Eavesdropping is a clubhouse sin. But I wanted to see how cruel Weaver might be. To that point, I’d never met anyone in baseball with much grasp that a female journalist had every right to be there.
“So,” said Weaver, businesslike, “do you want it all or just the highlights?” And he started repeating his best answers as she wrote.
Earl Weaver died late Friday night at 82. Whatever you think he was, you’re right. But he was probably also, to some degree, the opposite as well. Whenever you assumed he was a man of his time, defined and limited by immersion in his sport, he often showed he was ahead of the times and also, frequently, ahead of his sport.
In death, we will see images of his tirades at umpires, be reminded of his funny wisecracks and of his sense of strategy that predated several “Moneyball” theories by a generation. We’ll see a hard, smart man with a Chesapeake crab’s shell, little social polish and a need to overcompensate for his lack of size and ability as a minor league ballplayer. We all saw that.
But in nine years of covering the Orioles beat, I saw another Weaver, one that doesn’t contradict the first, but rather broadens him. He didn’t open up often, but when he did, you were floored. He knew himself — why he was who he was and why he managed the way he did — as well as anyone I ever covered. We knew he had examined baseball and hadn’t missed much. But he’d also examined himself and analyzed in detail everyone around him, too.
The distance Weaver kept from his players, with no desire whatsoever to be their friend, but rather to be their leader, was his defining trait to me. That distance gave him authority and made every day at the park feel just a little bit dangerous. What would Earl do? What might he not do, if he felt like it? No contemporary team, in my experience, was on its toes in the sense that Weaver’s Orioles always were.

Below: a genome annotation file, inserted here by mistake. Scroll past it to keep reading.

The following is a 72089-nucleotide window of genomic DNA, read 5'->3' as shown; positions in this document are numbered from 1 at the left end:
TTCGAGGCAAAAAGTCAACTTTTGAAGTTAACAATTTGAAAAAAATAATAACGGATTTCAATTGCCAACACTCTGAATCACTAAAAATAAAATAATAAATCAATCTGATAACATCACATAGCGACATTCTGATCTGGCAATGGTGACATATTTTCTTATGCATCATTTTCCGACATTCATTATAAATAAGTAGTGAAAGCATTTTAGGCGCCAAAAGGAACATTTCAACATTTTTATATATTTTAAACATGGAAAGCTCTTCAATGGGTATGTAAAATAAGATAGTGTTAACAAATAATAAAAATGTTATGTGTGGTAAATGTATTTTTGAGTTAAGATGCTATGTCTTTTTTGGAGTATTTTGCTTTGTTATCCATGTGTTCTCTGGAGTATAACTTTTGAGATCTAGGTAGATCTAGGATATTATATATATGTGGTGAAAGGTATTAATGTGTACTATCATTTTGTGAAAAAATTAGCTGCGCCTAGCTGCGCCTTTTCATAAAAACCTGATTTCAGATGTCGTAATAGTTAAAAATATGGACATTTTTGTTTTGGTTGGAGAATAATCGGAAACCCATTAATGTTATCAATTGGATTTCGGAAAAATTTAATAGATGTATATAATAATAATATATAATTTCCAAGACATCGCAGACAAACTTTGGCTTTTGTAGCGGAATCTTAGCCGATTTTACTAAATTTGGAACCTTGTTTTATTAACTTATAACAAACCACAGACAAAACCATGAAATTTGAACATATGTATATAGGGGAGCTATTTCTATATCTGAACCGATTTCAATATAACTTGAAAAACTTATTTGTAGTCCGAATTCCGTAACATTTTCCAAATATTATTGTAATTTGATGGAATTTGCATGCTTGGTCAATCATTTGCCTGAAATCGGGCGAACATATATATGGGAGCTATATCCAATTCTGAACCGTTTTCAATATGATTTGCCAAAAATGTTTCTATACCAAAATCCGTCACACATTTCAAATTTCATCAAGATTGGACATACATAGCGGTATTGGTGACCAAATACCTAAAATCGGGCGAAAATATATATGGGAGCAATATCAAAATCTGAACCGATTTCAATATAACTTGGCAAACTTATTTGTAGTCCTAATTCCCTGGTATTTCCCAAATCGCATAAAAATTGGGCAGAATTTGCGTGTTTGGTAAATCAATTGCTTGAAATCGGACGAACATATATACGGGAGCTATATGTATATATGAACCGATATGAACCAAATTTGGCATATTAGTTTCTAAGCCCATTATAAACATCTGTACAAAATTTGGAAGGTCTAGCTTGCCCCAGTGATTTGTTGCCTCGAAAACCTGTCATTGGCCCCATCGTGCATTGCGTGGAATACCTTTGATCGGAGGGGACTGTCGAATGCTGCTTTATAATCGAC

Reggie Jackson only played one season for Weaver but said: “I loved the little Weave. If you made a mental mistake, you saw him waiting for you on the top step of the dugout when you came back in. He’d just say one word, ‘Why?’ And you better have an answer. On his team, if you didn’t ‘think the game,’ you had a problem. He was right in your face.”
“We are all on speaking terms. We have a little rapport. Not too much,” Weaver told me, regarding his relationships with his players. “You learn the lesson the first day in Class D [what the lowest rung of the minor leagues was once called]. You’re always going to be a rotten bastard, or in my case, a little bastard, as long as you manage. That’s the rule. To keep your job, you fire others or bench them or trade them. You have to do the thinking for 25 guys and you can’t be too close to any of them.”